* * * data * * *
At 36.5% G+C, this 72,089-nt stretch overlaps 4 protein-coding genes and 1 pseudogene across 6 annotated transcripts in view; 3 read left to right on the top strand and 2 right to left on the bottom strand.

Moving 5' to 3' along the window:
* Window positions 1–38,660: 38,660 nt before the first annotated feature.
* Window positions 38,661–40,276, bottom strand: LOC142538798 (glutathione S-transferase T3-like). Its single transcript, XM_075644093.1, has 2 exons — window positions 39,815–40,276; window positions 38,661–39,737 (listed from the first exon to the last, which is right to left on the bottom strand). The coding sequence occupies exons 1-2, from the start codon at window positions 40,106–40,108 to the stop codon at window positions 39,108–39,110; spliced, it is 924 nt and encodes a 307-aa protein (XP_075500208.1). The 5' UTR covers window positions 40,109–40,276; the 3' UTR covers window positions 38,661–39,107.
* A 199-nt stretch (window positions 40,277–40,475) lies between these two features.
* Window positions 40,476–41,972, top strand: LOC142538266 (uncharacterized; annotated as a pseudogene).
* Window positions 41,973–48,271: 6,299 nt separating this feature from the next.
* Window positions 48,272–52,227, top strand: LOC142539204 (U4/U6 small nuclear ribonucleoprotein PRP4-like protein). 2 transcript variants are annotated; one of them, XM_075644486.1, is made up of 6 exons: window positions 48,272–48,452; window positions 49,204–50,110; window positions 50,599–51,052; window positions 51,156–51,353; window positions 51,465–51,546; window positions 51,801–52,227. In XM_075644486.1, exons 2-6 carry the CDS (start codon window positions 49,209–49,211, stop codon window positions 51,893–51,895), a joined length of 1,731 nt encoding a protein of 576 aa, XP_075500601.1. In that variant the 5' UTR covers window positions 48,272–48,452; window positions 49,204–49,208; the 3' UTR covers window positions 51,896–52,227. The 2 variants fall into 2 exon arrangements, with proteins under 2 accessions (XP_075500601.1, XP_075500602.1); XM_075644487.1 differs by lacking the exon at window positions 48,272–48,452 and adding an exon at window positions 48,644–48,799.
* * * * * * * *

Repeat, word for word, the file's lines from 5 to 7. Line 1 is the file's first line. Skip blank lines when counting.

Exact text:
* A 199-nt stretch (window positions 40,277–40,475) lies between these two features.
* Window positions 40,476–41,972, top strand: LOC142538266 (uncharacterized; annotated as a pseudogene).
* Window positions 41,973–48,271: 6,299 nt separating this feature from the next.